Saturday, September 26, 2009

Support President Obama and Our Troops

Afghanistan isn’t a popular place to be fighting any more. Americans who tend to vote Democratic never liked it in the first place. Americans who tend to vote Republican aren’t all that interested, now that the war is being fought on the watch of a commander in chief named Barack Obama. But, the war is being fought by a volunteer army, which means that most Americans, those with better options, aren’t on the front lines anyway. So it is not a really emotional issue for anyone. The loud screaming is all about issues, and delusions, much closer to home.

There is a history to why we are in Afghanistan now. That history needs to be carefully examined before anyone commits our nation irrevocably to either “staying the course” or getting out now. We should do one or the other. We should not muddle along, with half an eye on staying the course, and half an eye on getting out.

When we first went into Afghanistan, it was in direct response to the planes hijacked and crashed into buildings on September 11, 2001. The organization that planned and directed those operations was openly situated in Afghanistan, with the permission and support of the government then in power.

Smashing the Taliban was a relatively easy operation. It was not exactly like invading a hostile country, where everyone was our enemy. The Taliban had been relatively popular when they took power, because they ended the capricious, violent rule of a series of warlords who freely raped and robbed the population. But, they had worn out their welcome, imposing rules most people didn’t really care for, with their own style of brutality.

Better luck for the USA, on the northern borders of Afghanistan was a substantial army, veterans of thirty years of continuous warfare, who knew the country, and were the sworn enemies of the Taliban. All they needed was for a nice superpower to provide them with a good supply of arms and ammunition, tactical air cover, and some special operations ground forces to clear the way. Our interests coincided for the moment, and the Taliban government was history.

After that, almost everything went wrong. It has long been a mantra of Democratic Party politics that we should have focused on Afghanistan, where the real enemy was, rather than getting distracted in Iraq. That is true as far as it goes. Iraq was a distraction from the battle against al-Qaeda. Saddam Hussein was an evil dictator from central casting, but he and Osama bin-Laden were sworn enemies. The best bin-Laden had to say of him, when the U.S. did invade Iraq, was “we will support the socialists against the Americans, even though we know they are apostates.” If bin-Laden had set foot in Iraq, Hussein would have drilled him between the eyes without a trial.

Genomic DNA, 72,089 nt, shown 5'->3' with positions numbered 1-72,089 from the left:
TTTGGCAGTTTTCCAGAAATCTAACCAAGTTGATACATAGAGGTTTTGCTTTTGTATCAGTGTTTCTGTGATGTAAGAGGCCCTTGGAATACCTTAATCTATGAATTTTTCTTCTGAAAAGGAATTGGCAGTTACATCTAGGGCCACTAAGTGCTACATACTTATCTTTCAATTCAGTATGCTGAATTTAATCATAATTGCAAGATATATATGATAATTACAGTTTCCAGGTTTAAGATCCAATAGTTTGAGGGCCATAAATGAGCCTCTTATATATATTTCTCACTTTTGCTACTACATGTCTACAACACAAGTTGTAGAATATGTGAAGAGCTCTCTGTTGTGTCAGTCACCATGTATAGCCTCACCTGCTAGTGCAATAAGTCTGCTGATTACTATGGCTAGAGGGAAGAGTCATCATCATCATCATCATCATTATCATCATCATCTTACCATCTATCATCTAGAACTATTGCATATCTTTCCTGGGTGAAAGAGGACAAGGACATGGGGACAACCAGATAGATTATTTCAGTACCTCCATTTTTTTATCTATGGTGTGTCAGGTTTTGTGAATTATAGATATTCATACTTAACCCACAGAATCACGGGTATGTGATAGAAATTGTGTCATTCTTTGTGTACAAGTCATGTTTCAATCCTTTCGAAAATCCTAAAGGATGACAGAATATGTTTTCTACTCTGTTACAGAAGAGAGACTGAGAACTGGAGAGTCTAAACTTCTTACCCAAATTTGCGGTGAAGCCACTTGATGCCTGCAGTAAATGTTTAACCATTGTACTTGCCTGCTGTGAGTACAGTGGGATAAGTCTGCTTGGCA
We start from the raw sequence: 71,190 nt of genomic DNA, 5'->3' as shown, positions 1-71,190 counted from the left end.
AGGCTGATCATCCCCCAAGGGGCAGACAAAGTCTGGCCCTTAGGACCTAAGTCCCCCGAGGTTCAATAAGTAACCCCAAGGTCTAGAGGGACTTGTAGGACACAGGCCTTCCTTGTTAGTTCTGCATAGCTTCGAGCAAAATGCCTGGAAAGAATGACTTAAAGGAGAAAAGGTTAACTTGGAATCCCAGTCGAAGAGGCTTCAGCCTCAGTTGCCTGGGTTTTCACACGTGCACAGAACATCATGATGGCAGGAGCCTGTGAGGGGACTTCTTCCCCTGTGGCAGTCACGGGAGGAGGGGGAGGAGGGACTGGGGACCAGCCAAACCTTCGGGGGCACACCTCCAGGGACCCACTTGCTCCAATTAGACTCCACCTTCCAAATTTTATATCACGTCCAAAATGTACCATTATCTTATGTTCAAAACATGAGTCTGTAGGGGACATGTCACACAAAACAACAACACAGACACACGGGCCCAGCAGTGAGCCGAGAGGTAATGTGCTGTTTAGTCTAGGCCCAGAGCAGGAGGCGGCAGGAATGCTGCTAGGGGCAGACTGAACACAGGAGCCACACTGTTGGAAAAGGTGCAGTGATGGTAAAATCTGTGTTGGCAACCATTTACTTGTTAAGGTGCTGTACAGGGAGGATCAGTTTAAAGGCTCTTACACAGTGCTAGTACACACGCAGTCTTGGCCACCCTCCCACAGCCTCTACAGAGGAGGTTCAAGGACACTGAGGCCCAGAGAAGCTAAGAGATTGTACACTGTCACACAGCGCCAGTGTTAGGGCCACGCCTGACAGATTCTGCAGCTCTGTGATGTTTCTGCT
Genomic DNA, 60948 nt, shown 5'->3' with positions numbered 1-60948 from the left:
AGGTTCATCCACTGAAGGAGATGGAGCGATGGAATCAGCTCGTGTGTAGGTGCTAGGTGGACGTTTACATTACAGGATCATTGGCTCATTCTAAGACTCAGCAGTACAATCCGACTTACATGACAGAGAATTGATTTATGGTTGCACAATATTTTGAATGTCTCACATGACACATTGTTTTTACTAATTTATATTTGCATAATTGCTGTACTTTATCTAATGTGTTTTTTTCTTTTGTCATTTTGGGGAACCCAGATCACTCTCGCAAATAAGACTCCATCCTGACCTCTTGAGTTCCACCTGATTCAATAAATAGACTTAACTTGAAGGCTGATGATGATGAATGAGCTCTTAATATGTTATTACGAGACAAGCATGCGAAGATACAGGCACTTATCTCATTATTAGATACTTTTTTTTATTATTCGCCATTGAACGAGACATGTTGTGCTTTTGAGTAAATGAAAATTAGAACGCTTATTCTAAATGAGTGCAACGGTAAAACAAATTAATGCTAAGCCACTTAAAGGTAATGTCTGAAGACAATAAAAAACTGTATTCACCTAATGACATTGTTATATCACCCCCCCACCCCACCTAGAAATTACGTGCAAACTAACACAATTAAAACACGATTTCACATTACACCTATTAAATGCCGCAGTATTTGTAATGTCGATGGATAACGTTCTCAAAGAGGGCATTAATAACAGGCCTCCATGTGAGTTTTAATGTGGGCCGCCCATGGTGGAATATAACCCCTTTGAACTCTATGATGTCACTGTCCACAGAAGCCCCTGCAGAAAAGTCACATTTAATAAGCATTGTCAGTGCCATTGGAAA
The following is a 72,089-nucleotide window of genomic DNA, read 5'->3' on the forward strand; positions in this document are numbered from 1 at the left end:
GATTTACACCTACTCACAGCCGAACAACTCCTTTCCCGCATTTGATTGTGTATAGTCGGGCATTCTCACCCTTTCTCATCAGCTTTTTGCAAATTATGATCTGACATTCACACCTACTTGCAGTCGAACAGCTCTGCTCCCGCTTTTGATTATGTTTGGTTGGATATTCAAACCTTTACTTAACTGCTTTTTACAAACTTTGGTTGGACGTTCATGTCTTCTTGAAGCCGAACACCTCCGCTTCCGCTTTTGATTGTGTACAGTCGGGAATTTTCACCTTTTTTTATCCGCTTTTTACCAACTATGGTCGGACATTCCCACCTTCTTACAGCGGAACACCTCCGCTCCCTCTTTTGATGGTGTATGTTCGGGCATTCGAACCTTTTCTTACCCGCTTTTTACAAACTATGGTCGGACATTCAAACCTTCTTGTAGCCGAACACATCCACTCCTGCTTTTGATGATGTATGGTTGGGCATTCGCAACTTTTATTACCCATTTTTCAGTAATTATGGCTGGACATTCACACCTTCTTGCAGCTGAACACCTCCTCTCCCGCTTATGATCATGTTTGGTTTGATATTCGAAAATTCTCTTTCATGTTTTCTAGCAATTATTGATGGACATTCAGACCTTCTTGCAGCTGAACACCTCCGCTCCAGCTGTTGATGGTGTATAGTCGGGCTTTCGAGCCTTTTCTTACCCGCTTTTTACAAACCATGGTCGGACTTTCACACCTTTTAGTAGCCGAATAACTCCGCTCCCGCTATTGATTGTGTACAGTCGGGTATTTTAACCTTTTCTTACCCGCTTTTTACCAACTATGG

More important, if we had stayed focused on Afghanistan, the Taliban might not have survived in sufficient strength to re-establish itself as a power in Pakistan. We might have decimated the entire al-Qaeda leadership. Our president and secretary of defense did drop the ball, in their eagerness to run invade Iraq.

There is another reason Democrats have harped for the past five years on the importance of winning the war in Afghanistan. Democrats have to establish their street cred on national security. They can’t win national elections, or congressional majorities, as the party of peace, love and brotherhood. They have to show that they can fight America’s enemies too, but they are smarter about who to fight and how to go about it.

But now there is a question, is continuing to fight in Afghanistan a smart thing to do?

If we are there to support and sustain the government of Afghanistan, or to bring democracy to the people of Afghanistan, the answer is no, it is not a smart thing to do. The present government of Afghanistan is not worthy of the sacrifices of money, much less of blood, being made in that country by the U.S. military. It is a corrupt alliance of warlords, operating in a centuries old pattern of tribal and clan loyalties. The president’s brother most likely is a major drug dealer, although nobody can confirm that.